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Government Shows A Heart - Efforts To Help Poor Children With Heart Defects On

by Ann Samuel on September 22, 2007 at 5:33 PM
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Government Shows A Heart - Efforts To Help Poor Children With Heart Defects On

Taking a big stride, the Tamil Nadu Government has decided to join hands with leading private hospitals to provide treatment and surgeries to children with congenital heart diseases.

Since the burden of such needy children is heavy in government hospitals, the Health Department has decided to have a tie-up with private hospitals so that children with heart malfunctioning can receive immediate medical attention. This was disclosed by the Director of Public Health and Preventive Medicine P. Padmanaban. "In about 10 days, the scheme will be launched. The Government has identified some hospitals in different parts of the State and children who require treatment can go to these accredited hospitals and they need not wait," Padmanaban was quoted.

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Under this scheme, the Government will pay directly to private hospitals on behalf of the patient. The scheme is meant for deserving people who have been screened and tested at government hospitals, the minister added.

The National Rural Health Mission (NRHM) and the State Government are expected to extend financial support for the scheme. In addition, children screened at the 'Varumun Kappom' camps and who are detected with heart problems can opt for treatment at private hospitals.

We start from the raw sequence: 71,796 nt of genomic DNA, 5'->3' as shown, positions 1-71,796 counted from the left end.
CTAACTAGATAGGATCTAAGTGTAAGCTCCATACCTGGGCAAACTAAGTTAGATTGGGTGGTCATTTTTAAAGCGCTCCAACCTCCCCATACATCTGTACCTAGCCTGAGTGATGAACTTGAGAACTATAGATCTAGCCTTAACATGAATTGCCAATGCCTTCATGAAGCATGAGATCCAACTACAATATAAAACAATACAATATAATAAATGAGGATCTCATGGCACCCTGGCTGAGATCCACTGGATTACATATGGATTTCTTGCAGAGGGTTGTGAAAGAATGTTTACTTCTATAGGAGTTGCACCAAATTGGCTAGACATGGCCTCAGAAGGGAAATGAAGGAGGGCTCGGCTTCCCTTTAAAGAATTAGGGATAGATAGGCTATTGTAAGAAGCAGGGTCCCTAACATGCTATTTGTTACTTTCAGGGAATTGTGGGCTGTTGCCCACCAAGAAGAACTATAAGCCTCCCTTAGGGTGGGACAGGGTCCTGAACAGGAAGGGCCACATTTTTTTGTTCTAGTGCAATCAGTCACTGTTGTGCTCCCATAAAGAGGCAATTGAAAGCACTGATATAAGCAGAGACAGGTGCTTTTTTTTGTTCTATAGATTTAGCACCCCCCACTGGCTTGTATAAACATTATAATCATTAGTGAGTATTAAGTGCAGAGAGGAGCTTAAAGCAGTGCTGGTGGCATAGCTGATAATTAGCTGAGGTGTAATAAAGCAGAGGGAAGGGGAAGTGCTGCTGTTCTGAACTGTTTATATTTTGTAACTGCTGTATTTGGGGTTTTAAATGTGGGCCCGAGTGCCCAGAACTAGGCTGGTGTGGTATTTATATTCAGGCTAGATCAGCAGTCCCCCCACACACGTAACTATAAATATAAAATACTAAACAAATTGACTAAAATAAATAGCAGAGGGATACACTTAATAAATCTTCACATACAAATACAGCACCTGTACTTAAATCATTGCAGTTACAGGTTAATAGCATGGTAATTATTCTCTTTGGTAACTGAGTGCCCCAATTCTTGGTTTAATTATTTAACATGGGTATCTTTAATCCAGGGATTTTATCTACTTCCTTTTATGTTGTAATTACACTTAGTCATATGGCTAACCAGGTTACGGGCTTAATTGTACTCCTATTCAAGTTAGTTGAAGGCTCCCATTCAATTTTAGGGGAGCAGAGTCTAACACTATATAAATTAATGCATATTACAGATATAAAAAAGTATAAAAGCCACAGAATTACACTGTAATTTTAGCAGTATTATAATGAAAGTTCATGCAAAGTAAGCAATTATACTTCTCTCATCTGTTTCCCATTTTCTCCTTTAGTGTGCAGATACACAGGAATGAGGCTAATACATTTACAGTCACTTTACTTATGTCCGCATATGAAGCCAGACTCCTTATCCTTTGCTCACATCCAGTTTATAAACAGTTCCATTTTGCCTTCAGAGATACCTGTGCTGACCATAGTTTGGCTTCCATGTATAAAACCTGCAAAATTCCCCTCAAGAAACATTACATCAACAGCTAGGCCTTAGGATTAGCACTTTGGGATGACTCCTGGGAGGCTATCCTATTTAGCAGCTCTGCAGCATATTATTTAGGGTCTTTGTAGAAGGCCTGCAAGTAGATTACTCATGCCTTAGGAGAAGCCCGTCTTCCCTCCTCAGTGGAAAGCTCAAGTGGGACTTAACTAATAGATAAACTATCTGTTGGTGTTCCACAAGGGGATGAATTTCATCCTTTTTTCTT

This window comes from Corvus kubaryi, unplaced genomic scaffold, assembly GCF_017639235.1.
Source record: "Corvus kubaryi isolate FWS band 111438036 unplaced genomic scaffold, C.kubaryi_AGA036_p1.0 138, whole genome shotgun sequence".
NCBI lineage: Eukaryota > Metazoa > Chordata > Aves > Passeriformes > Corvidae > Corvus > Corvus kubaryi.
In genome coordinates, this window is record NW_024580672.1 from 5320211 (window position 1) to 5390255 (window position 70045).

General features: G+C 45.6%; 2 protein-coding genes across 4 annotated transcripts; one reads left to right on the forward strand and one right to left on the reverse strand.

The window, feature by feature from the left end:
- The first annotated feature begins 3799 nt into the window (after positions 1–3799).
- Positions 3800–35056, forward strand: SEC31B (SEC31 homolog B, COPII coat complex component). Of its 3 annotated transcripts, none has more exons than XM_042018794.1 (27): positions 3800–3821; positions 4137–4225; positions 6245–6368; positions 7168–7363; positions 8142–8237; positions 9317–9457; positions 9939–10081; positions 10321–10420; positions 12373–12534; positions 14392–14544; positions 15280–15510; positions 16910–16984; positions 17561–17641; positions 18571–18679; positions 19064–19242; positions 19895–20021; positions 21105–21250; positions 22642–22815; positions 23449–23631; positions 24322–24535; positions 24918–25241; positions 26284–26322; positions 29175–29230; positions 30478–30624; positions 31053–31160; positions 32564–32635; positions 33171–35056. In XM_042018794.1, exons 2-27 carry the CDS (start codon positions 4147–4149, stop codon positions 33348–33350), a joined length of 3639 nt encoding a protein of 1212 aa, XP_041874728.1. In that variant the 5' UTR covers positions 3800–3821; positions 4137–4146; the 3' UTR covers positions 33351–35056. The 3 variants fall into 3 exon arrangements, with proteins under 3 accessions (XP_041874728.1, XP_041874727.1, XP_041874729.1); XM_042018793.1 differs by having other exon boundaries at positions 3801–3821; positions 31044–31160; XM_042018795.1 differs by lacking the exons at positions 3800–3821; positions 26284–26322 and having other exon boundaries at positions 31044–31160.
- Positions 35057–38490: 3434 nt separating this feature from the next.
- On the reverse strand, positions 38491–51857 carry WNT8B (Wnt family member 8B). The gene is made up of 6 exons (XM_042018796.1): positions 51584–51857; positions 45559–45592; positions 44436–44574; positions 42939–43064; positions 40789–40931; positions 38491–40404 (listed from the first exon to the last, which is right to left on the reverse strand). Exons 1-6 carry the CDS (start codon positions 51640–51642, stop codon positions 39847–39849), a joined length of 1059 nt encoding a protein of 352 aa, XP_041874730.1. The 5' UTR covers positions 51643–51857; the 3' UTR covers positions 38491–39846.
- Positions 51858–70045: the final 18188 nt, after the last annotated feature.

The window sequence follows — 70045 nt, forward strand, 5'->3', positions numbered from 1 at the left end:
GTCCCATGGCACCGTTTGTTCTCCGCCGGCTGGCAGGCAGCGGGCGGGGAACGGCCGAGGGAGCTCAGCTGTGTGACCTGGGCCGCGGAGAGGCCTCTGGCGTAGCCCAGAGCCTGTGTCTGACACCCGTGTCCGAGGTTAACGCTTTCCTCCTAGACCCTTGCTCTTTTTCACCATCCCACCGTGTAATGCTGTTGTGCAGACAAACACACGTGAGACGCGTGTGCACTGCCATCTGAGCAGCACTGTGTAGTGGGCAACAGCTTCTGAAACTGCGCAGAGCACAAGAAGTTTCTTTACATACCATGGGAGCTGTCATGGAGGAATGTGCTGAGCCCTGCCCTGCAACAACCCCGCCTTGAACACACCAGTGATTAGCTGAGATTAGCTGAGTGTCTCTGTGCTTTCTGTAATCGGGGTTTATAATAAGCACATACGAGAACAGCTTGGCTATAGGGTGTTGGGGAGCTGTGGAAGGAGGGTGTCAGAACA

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There are basically two groups of heart diseases in children - one is congenital heart disease, in which the child is born with a heart defect and the other being acquired, predominantly rheumatic heart disease. Heart disease in children has a high mortality rate. Without treatment 90% of children with congenital heart disease die in the first year of life and a further 9% die before adolescence. Thus less than 1% of children with untreated congenital heart disease survive into adulthood. Even these children have a very low life expectancy of 30 to 40 years.

Children with heart disease can be severely incapacitated. The main complaints are breathlessness, repeated chest infections, cyanosis, weight loss and growth retardation. The affected children usually require regular medical check-ups. Severe cases where heart failure ensues may require frequent hospitalization for control of symptoms. Thus heart disease can interfere with the growth and development of the child, including education and extra-curricular activities. The disability caused by childhood heart disease is all the more poignant because most of these children have normal intelligence, not to mention the fact that less than 1% of them survive into adulthood. The incidence of congenital heart disease is about 1 per 100 live births as per western statistics. Given a current birth rate of 23/1000 population for the whole of India, it is estimated that about 250,000 babies are born with congenital heart defects every year in our country.

For Tamil Nadu, the incidence of congenital heart defect is about 14,000 cases per year. Medical and surgical treatment for children with heart disease is provided by government hospitals where treatment is free. But, in spite of their best efforts, many of these government hospitals are severely restricted by the dual burden of relatively inadequate resources and excessive volume of patients. There is usually a long waiting-list of children needing heart surgery. This leads to a situation wherein the optimum timing of surgery has passed and many children become inoperable; they eventually face a tragic death in front of the very eyes of their helpless parents. According to hospital data, congenital heart disease ranks as the second most common cause of death after respiratory disease.

Source: Medindia
ANN /J
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